Wonderful wild garlic was the subject of March's seasonal celebration; make sure you check out our video recipe at the bottom of the piece!
Glossy green carpets of wild garlic can be found all around the UK (and Europe) at this time of year. You’ll smell it before you see it, and what a treat it is to come across a shimmering patch of this garlicky gorgeousness!
Everything has been dormant through those long winter months. We wait in vain for some signs of growth in our parks, woods and fields, until it’s finally time to celebrate as the wild garlic bursts out of the ground. It’s one of the first edible things we can harvest each year after winter, and you can cook some wonderful things with it!
Wild garlic, or allium ursinum, has long and pointed bright green leaves, and a white bulb under the soil. It is native to Europe, and is traditionally called ramsons in the UK. It often grows in ancient woodland so if you find it then it could be an indicator that you’re standing in extremely old and special environment!
How do you find it?
There’s something really gratifying about gathering your own wild food. So grab a basket and get out foraging! If you head to an area where it’s known to grow (do some Googling), then you shouldn’t be looking too long before you find some.
Wild garlic is found in Spring in woody areas, often in shady and damp spots. They also say it often grows near bluebells! When you do come across wild garlic, it usually grows in large patches so you should be able to fill your boots!
Its oval, pointy green leaves are quite glossy and soft; grab one, give it a scrunch in your hand and then a sniff, and you’ll know if you’ve hit the jackpot as it is rather pungent stuff! Later in the season they also produce pretty little white flowers. It’s worth bringing a pair of gloves with you foraging or your fingers are going to smell like onions for the rest of the day.
Just be careful not to mistake your wild garlic for the poisonous Lily-of-the Valley. You can find plenty of pointers online for differentiating the two. Like we mentioned above, the smell of wild garlic is unmistakeable.
How to prepare it
When you pick the wild garlic, do so at the base of the leaves. Once you get it home, make sure you give it a good wash. Rinse well in a basin or bowl full of water, then allow to sit for a minute, allowing any dirt to sink to the bottom. Then you can simply pick handfuls of your clean wild garlic from the surface of the water. This method works well for washing any leaves and salads.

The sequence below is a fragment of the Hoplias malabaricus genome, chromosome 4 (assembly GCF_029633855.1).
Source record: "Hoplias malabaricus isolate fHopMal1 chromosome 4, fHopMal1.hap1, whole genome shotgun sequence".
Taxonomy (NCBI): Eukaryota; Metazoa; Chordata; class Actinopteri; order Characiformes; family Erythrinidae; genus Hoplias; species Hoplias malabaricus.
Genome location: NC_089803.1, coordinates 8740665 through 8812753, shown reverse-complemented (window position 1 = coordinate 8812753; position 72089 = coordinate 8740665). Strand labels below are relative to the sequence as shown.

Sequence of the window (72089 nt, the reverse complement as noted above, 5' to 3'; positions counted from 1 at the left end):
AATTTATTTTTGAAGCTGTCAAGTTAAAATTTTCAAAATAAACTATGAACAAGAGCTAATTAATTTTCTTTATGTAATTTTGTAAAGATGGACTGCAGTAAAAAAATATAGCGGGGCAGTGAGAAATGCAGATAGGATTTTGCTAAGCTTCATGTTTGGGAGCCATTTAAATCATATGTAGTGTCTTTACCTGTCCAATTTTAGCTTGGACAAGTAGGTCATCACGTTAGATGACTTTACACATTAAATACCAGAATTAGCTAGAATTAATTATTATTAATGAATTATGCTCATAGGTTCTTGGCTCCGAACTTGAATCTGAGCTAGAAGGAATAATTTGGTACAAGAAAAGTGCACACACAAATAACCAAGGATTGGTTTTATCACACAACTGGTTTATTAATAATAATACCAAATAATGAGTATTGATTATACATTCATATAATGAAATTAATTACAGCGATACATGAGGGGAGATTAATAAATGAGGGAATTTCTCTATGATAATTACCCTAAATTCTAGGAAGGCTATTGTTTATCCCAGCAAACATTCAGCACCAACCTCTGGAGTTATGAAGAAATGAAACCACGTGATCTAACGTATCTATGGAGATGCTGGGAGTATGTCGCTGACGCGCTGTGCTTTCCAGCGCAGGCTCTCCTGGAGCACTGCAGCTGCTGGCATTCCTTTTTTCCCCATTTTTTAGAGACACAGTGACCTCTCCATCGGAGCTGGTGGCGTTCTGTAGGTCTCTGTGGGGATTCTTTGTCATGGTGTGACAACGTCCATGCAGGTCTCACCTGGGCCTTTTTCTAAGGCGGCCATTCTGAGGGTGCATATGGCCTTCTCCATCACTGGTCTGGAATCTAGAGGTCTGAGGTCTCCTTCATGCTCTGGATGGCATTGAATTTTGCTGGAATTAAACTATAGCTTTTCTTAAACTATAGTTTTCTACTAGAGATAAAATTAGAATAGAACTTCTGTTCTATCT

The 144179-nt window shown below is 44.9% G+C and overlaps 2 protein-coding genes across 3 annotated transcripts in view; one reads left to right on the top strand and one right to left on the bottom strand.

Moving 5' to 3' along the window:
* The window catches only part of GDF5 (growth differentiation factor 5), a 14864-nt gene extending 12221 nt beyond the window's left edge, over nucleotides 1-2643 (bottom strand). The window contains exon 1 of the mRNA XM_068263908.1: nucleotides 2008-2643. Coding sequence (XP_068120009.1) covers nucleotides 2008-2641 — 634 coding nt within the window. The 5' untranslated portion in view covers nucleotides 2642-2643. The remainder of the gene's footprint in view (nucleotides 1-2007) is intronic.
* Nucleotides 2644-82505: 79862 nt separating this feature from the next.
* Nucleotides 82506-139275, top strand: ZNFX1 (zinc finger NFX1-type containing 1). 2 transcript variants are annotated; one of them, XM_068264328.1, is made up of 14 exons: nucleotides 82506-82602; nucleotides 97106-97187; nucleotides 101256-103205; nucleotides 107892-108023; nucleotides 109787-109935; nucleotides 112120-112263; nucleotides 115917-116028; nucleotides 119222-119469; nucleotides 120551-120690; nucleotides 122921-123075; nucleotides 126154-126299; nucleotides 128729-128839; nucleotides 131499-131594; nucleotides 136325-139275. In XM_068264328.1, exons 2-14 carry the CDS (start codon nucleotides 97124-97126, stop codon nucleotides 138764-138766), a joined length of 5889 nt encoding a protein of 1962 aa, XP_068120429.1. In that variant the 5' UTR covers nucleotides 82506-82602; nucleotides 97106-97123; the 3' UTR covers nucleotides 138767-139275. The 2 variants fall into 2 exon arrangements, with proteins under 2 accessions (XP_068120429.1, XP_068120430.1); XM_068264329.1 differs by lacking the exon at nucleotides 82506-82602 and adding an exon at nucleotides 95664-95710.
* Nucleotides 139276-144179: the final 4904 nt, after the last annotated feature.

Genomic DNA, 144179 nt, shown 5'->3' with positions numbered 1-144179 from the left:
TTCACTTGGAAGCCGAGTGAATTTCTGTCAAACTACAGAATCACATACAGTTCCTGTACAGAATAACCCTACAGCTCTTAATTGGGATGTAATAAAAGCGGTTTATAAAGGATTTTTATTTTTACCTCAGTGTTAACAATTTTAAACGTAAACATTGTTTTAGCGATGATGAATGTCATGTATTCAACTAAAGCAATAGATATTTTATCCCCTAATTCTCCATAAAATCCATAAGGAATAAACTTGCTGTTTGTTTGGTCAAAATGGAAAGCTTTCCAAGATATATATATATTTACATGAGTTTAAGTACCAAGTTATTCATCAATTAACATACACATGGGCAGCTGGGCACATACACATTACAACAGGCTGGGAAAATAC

How to cook it
It can be eaten raw, in a salad for example, or chopped up like a herb. However the more cooking it gets, the more the flavour mellows. In its raw form it has a rather harsh garlickyness to it, whereas cooking transforms it into something deeper, softer and sweeter. Use it as you would leafy veg like spinach - in soups, risottos, sauces, doughs, breads, pastas etc!
Why is it good for you?
Friend of CED and expert nutritionist Emily Moreton, Thenutrinurse, told us why we should all eat plenty of this beautiful ingredient: "Wild garlic is a great source of vitamin A, important for the functioning of your immune system and keeping your skin healthy, as well being rich in vitamin C, needed for healthy cells, skin, blood vessels, bones, cartilage and aiding wound healing. Wild garlic also contains minerals such as calcium, iron, phosphorus, sodium and copper. Furthermore, wild garlic is a prebiotic which promotes the growth of good gut bacteria."
What does it go with?
Wild garlic is certainly not a bland ingredient, so it brings flavour to things all by itself. For our special accompanying recipe we’ve made a simple but delicious wild garlic soup garnished with creme fraiche, Parmesan crisps and balsamic vinegar. We’ve also been blanching it before blending and adding it to gnocchi and pasta doughs to give them both a great green colour and a zingy extra level of flavour. It works beautifully when sautéed with other spring and summer vegetables like courgettes. The allium family and all of its oniony members are always cracking with cheesy things, so try mixing some into a Parmesan risotto or even a macaroni cheese!
What did you say?
We threw a question out to our followers on Instagram, ‘what do you like to prepare with wild garlic?’ 90% of you gave the same answer, and that was pesto! Wild garlic pesto packs a real punch and is an absolute crowd pleaser to serve with pasta. Just blitz up a batch, pop into jars, and you’ve got yourself a beautiful store-cupboard staple. You can make a very simple pesto with the wild garlic leaves, nuts (pine nuts/almonds/walnuts would all work), good extra-virgin olive oil and Parmesan cheese.
We kept things simple this month and went with a beautiful soup that retains the essence of wild garlic, as there are very few ingredients in the recipe. The soup uses a little onion and celery for its base, and a few potatoes to thicken, but ultimately sings of the sweet, grassy and oniony notes of the star ingredient. The garnishes provide a note of contrast - saltiness and umami from the Parmesan, sharpness from the creme fraiche, and a fruity zing from the balsamic. Feel free to use as many or as few of them as you fancy!
To make a Parmesan crisp, simply grate plenty of the cheese onto some baking paper on an oven tray. Form them into small circles, then bake in a hot oven for around 10 minutes, or until the cheese melts, goes golden and bubbles. Take out of the oven and they will harden into crisps as they cool. We broke ours into shards to garnish the soup.
Watch the video guide for the recipe on our Instagram highlights: CLICK HERE
Wild Garlic Soup with Creme Fraiche, Balsamic Vinegar and Parmesan Crisps